We didn't know where to go. During the day we stayed in the forest, at night we would walk through the fields, looking for food and a place to rest.

Finally we found another Christian, who agreed to hide us in an attic for 25 poods [1] of grains a month. Soon, however, he changed his mind and we had to leave. It was raining on that day. Not far from the place there was a large swamp with tall trees, so we went there, and at night we would go looking for food. Some of the Christians in the neighboring villages, who were aware of our plight, had pity on us and would bring us food from time to time.

Finally we arrived to another village, where one of the farmers agreed to hide us. We remained there for a longer time, until Polish partisans came looking for arms. Seeing the partisans, we quickly fled to a nearby wood, because we had heard that the Polish partisans, as well, used to murder Jews.

We stayed a few days in the wood. It was raining and we suffered much. Suddenly, Polish partisans stormed the place

[Col. 1379–1380]

and began shooting at us. My wife and her two sisters fell dead. They shot at me as well but did not hit me and I managed to run away. I found a little ditch and I hid there – it was full of water. I waited until it was dark, then I crawled out and began to walk, alone, not knowing where I was or where I was going.

After days of wandering and misery I arrived to a small village, and without asking anyone's permission I climbed into a small attic over a stable, where I spent the night. I had no food at all, not even water. Nevertheless, I decided to remain there the entire day. When night came, I climbed down and began walking again, until I reached the home of the Christian who had given us shelter before. He took me in and I stayed there for three weeks, all alone. He treated me quite well.

One morning, my host came running and said that troops of the Soviet army were stationed in the village. It was simply unbelievable that I was free, that my troubles and suffering has come to an end.

I went out of my hiding place and made my sorrowful summing–up: my wife and her two sisters remained lying in the little wood; my wife's father died in the village and was buried in a fox's den. All my dear and beloved have perished.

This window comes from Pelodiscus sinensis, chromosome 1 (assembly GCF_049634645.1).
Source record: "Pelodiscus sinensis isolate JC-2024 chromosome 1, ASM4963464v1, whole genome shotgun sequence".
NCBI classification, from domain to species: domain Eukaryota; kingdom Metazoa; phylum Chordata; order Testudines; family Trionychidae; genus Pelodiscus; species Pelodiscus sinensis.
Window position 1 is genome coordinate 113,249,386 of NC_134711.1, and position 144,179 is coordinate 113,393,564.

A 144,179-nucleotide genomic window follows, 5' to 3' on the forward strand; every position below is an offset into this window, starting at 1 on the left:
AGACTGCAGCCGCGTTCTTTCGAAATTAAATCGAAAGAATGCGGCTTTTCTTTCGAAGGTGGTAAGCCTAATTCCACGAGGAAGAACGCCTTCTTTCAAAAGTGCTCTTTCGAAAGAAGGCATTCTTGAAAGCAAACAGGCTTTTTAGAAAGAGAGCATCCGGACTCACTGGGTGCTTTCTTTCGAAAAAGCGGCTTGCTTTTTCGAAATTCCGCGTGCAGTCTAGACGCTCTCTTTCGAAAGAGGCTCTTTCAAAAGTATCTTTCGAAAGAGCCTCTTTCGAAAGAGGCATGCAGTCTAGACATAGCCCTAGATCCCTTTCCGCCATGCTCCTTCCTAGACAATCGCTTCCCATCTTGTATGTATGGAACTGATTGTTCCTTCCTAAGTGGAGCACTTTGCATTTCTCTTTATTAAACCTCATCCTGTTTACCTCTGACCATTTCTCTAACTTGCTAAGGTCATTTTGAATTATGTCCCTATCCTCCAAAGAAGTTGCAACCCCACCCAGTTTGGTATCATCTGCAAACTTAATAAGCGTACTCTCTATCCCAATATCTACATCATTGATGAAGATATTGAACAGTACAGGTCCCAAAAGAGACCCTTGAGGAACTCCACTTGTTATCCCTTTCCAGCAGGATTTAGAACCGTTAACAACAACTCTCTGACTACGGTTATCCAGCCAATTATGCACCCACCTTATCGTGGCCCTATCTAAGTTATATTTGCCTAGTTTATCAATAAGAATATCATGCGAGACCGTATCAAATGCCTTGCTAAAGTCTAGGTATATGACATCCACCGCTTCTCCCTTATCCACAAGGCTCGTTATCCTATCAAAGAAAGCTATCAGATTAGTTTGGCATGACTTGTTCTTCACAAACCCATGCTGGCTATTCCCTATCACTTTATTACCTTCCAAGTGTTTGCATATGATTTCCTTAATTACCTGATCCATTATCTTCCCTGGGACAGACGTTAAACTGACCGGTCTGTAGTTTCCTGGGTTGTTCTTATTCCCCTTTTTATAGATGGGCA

I was the only one left alive. What shall I do now? Where shall I go? I decided then and there, that I shall do everything in my power to reach Eretz Israel. My wish came true: I live now in Haifa.

Translator's Footnote:
  1. pood = a Russian unit of weight Return

[Col. 1401]

The German Commander

Meir Blitz

Translated by Anita Frishman Gabbay




August 12, 1941 the Germans flooded our district. When they arrived in Podbrodz they immediately caught Jewish men and sent them for forced labour. One of them was shot. In another evening, with the help of the Lithuanian bandits, they forced about 270 men from their beds and shot them near Tishkevitch's mill.

The rest remained in their homes and no want moved around in the streets. The doors and windows were shut and we peeked through the cracks.

As our house was on Sventzianer Street we were able to see the motorized army passing. It seemed to us, their numbers were endless. We felt that death and destruction had arrived.

I brought in water and my wife Sonia wanted to light the samovar. Suddenly she started to squabble and scream “run quickly and fetch the doctor.”

I immediately ran to Dr. Rezshevski and brought him home. A short while late we heard a whimper from a new Jewish life. She had to arrive at such an evil time.

I went out to tell our friends the good news. They gave me a weak Mazel Tov. I learned from them that harsh decrees against the Jews were announced. Soon we will no longer be allowed to walk on the sidewalks and after five, we were to remain in our homes.

Besides this, all the Jews must wear yellow patches with a Magen David on the front and back.

[Col. 1402]

A short while passed and new decrees were issued. All the Jews had to live in a ghetto. They enclosed all the Jews within two streets and the lack of space was unbearable.

As my father had a concession of beer and lemonade, he was invited to the commander.

They told him that the Lithuanians vouched for him, he didn't dilute the bottles and was an honest Jew. Therefore he will receive a permit to deliver beer and lemonade to the German army.

As they didn't allow us to have a horse and buggy, we managed with a two wheeled cart. My brother Leibke and I had to deliver our supplies to the commandant.

My first meeting with the commandant didn't go so well, my heart was beating and my nerves were rattled. Leibke remained with the cart and I gathered my strength and brought the first crate to the commandant. On the way I pushed my patch into my jacket so he wouldn't notice who I was.